FERNANDO: It's Common Sense Vs. Pro-Crime Excuses

Amid Surging Car Thefts, It’s Liberal ‘Word Magic’ vs Poilievre’s Common Sense

By Spencer Fernando, Exclusive to the National Citizens Coalition


Liberal problem-solving:

Watch an issue worsen.

Do nothing.

Watch it worsen further.

Keep doing nothing.

Hold some meetings.

Keep doing nothing.

Wait until Pierre Poilievre brings up the issue.

Attack his proposed solution.

Claim that you’re ‘working on the issue.’

Pretend that telling people you’re ‘working on it’ magically solves it.

Accuse Poilievre of worsening the issue by talking about it.

Rinse, repeat.

That’s how the Liberals have ‘dealt with’ countless issues, including the issue of car theft.

This week, we’ve seen that approach on full display, as the Liberals flail around in their attempt to attack Pierre Poilievre’s plan to address the surge in car thefts under the Liberals.

Here is the four-point plan Poilievre introduced:

  • Increase the mandatory prison time from six months to three years for a third offence of motor vehicle theft.
  • Remove eligibility for house arrest if convicted of motor vehicle theft by way of indictment.
  • Create a new, specific aggravating factor where the offence of motor vehicle theft is committed for the benefit of organized crime.
  • Repeal catch-and-release rules in Trudeau’s Bill C-75 to ensure that repeat offenders get jail, not bail.

These are simple, common-sense ideas.

Increasing deterrence through tougher sentences.

Keeping car thieves in jail for longer.

It’s not rocket science.

It’s simply a rational response.

If potential car thieves fear a tougher sentence, some will reconsider their actions.

Those who don’t, and get caught, will be stuck in jail, thus unable to commit further crimes.

There’s really nothing to argue against here.

Flailing around

But that hasn’t stopped the Liberals from responding.

Their main line of attack has been to claim that they are already ‘working on’ the issue and that Pierre Poilievre’s ideas won’t do anything.

Here’s what Justice Minister Arif Virani had to say:

“It looks like Pierre Poilievre has finally woken up to the issue of auto theft—  but his redundant ideas won’t help.

While he’s out giving empty speeches, we’ve been working with police, provinces and the auto industry to find solutions to keep Canadians safe.”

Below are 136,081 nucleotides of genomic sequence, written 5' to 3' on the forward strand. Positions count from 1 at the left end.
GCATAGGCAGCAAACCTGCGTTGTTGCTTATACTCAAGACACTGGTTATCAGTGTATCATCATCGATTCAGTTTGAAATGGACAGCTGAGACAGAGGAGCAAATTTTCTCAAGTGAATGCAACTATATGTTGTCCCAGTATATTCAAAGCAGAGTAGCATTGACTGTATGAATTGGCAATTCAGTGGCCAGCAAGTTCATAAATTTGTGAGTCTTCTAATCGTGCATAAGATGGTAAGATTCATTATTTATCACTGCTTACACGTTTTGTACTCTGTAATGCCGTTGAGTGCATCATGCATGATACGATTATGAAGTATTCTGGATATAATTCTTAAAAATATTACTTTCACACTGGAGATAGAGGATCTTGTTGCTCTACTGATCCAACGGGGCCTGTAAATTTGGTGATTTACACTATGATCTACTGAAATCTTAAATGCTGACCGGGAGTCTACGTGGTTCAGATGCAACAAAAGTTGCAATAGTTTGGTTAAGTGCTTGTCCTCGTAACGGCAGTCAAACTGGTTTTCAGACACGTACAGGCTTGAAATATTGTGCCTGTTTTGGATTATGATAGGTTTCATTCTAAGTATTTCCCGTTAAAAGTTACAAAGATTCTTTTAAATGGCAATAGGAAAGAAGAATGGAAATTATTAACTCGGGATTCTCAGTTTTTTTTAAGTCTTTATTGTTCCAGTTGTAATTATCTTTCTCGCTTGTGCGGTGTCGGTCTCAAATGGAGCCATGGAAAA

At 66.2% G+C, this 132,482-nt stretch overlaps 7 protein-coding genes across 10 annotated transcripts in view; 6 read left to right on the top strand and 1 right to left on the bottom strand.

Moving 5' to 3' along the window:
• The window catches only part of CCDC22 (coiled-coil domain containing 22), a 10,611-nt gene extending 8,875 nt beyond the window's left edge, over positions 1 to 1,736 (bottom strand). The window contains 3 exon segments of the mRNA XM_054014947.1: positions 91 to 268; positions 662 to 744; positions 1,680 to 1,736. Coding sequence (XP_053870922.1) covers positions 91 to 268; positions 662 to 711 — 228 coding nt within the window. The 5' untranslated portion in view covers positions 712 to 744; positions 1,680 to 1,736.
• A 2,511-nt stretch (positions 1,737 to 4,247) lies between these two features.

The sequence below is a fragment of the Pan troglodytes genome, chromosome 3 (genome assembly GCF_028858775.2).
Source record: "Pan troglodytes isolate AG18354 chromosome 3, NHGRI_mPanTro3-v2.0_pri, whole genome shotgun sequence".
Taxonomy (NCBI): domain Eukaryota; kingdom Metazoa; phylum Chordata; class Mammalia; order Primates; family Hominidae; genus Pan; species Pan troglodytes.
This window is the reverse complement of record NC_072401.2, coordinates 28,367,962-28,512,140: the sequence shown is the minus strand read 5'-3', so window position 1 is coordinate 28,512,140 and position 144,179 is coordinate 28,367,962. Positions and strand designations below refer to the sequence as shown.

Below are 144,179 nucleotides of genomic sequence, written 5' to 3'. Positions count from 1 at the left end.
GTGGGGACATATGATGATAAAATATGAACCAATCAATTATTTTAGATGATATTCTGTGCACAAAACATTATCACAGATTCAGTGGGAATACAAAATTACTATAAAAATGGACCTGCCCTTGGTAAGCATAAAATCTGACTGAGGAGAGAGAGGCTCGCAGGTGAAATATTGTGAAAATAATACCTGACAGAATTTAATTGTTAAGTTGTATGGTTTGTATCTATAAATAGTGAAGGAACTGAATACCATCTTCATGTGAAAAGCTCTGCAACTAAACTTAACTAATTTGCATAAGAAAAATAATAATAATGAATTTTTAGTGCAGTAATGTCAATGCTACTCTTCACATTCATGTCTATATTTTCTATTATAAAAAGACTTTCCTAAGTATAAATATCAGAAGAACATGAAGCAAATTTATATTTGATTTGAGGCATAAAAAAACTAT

Now, this is where we get to the main divide on this issue – and many others – between the Liberals and the Conservatives.

The Liberals appear to believe that words have some sort of magic power, and that speaking about something can generate a different outcome even when the underlying failed policy stays the same.

For example, they continue to talk about ‘climate action,’ while imposing a carbon tax that makes Canadians poorer without any measurable emissions reductions.

In fact, when it comes to emissions, Canada is doing worse than countries like the United States that don’t have a carbon tax. 

Yet, the Liberals just keep uttering the carbon tax mantra as if that will change reality on its own. 

When it comes to drug overdoes, the more deaths go up, the more the Liberals claim we need ‘harm reduction’ and ‘safe supply.’

On grocery prices, the Liberals keep talking about ‘confronting the big grocery store CEOs,’ even as prices keep going up.

On political divisions, the Liberals keep claiming they want to avoid divisive politics while dividing Canadians every chance they get – including by using Alberta as a punching bag over and over again.

On housing and immigration, the Liberals keep ramping up immigration to absurd levels, while holding meetings and making announcements on ‘housing affordability’ without addressing the underlying issue of rapid population expansion that is pushing up prices.

On issue after issue, the trend is clear.

The Liberals simply hold meetings and make announcements and then act as if that will magically solve the problems they create.

They get no results. Things keep getting worse. But they keep thinking they’re just one more meeting or press conference away from the issue being solved all without ever changing their underlying policies.

The contrast with Poilievre couldn’t be clearer. Poilievre identifies the issue, then proposes a common-sense solution that reverses failed policies.

Car theft surging? Keep car thieves in jail.

Food prices out of control? Cancel the carbon tax.

Drug overdoses rising? Stop giving out free drugs and push for treatment instead.

Housing affordability crisis? Tie immigration growth to housing supply growth.

Gun crime rising? Go after criminals and toughen the border rather than criminalizing hunters and sport shooters.

Obviously, the Liberals should already be doing all of that. But they aren’t. And they’ve run out of time to change course.

The Liberals have failed so miserably, and are stubbornly committed to their extremist ideology, that Poilievre now has the lane of ‘common-sense problem solver’ all to himself.

And that’s a key reason he leads in the polls. 

Canadians aren’t looking for arrogant lectures from Justin Trudeau, or socialist class-warfare tactics from Jagmeet Singh.

Instead, they’re looking for someone who can identify the challenges facing the country and address those challenges with tangible policy proposals.

And the more Canadians look at the choices on offer in the upcoming election, the more they see that Pierre Poilievre is the only federal leader offering a way out of our national malaise.

Spencer Fernando is one of the most popular and prolific political voices in Canada. He is a writer and campaign fellow for the National Citizens Coalition. Join the mailing list to receive his exclusive weekly columns in your inbox.

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